A small cautionary tale for law students

From a First Amended Complaint in a federal case:

11. For example, [defendant] began sending videos via email of plaintiff’s products purportedly malfunctioning. Attached hereto as Exhibit D is an email sent by [defendant] that attached a video of plaintiff’s product supposedly malfunctioning. On information and belief, [defendant] modified plaintiff’s product to mislead the viewer into believing that plaintiff’s product did not function properly. Such emails were commercial speech because inter alia: …

e. [Defendant] disseminated the video and email to a wide portion of the relevant purchasing public by emailing it to (NEED FACT HERE).

There were no subsequent amendments to the Complaint before the court ruled on the motion to dismiss, and here’s part of what the court said:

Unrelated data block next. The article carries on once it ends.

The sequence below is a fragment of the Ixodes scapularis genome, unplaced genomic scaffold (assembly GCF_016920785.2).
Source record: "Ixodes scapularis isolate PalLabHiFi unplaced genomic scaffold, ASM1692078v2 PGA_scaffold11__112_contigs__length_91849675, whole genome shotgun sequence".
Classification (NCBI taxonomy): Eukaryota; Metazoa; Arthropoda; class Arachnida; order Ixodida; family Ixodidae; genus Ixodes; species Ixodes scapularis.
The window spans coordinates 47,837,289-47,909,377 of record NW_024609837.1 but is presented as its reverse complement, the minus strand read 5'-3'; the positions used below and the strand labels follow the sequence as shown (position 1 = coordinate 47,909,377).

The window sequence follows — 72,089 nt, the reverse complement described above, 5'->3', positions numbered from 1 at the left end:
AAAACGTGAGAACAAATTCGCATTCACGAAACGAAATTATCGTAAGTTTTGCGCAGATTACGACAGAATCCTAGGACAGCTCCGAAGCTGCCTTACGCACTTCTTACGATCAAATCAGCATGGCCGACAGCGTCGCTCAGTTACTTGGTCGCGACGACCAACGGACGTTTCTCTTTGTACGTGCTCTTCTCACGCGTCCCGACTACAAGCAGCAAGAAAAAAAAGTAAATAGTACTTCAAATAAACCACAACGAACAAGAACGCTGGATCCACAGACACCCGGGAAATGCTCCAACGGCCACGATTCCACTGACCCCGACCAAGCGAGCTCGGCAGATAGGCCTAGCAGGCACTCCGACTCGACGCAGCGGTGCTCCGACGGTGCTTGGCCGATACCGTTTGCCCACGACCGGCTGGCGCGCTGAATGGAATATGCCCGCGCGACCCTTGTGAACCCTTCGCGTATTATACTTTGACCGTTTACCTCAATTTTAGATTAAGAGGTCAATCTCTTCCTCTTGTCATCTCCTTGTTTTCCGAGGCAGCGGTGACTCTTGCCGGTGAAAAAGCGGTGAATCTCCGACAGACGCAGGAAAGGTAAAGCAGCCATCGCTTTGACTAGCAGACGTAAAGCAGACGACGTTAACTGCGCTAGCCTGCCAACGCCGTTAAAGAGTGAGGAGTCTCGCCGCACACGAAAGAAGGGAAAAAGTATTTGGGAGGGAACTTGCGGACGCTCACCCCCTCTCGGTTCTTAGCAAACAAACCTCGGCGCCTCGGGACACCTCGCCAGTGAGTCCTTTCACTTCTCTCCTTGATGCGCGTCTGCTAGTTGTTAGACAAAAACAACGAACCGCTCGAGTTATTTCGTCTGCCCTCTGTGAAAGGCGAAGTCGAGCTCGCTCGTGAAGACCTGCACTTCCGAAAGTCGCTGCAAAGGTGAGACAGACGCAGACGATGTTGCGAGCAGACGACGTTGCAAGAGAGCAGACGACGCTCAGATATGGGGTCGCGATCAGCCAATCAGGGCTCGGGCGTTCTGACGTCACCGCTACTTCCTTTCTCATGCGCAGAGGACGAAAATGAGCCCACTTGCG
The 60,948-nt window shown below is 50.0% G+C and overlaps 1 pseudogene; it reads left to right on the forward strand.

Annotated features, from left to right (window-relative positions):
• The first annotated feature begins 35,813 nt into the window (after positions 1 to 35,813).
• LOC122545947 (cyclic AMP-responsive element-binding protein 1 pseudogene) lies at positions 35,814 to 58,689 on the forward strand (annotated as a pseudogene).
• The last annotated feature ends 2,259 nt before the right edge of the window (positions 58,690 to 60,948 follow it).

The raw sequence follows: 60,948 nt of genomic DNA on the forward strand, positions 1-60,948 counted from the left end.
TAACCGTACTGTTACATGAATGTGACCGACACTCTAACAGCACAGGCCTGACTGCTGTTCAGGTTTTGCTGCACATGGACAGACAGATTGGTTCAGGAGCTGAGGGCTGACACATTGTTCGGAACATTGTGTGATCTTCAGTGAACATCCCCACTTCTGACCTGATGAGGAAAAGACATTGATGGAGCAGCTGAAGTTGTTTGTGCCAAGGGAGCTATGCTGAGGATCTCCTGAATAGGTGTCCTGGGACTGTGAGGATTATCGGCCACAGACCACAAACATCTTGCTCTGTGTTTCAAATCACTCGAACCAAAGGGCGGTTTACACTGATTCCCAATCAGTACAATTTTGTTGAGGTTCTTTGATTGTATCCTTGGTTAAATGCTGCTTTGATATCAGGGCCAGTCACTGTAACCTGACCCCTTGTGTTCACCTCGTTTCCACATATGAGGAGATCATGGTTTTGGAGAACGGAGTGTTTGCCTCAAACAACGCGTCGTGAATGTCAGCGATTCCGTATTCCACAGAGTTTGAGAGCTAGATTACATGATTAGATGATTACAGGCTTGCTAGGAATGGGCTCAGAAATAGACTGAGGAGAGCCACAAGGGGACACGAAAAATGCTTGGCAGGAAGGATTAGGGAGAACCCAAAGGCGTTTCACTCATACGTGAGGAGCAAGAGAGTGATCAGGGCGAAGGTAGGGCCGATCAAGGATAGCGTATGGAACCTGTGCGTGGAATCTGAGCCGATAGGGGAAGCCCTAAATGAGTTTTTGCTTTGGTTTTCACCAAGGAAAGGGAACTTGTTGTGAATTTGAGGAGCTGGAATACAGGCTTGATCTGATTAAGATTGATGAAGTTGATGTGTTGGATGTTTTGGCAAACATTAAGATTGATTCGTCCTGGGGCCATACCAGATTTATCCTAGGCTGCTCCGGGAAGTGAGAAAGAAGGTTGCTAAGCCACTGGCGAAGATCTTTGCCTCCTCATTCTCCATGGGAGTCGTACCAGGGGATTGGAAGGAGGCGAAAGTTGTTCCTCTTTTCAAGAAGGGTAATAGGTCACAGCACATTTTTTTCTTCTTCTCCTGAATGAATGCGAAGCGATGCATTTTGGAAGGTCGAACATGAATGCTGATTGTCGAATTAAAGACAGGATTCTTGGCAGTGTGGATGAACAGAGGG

Moreover, plaintiff fails to allege facts showing defendant’s purported statements were sufficiently disseminated to the purchasing public. Indeed, plaintiff, in its [First Amended Complaint], appears to concede that defendant’s purported statements were not sufficiently disseminated to the purchasing public. See Doc. # 16 at 4 (In its opposition, plaintiff states defendant “disseminated the video and email to a wide portion of the relevant purchasing public by emailing it to (NEED FACT HERE).” As such, the Court GRANTS defendant’s motion as to plaintiff’s false advertising claim under the Lanham Act and DISMISSES the claim without prejudice.

My guess is that this is a recurring fear of many litigators, and mistakes do happen, even when people conscientiously proofread. Still, it’s a good story to remember when you’re filing your own documents.

Eugene Volokh teaches free speech law, religious freedom law, church-state relations law, a First Amendment Amicus Brief Clinic, and tort law, at UCLA School of Law, where he has also often taught copyright law, criminal law, and a seminar on firearms regulation policy.
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Eugene Volokh · August 12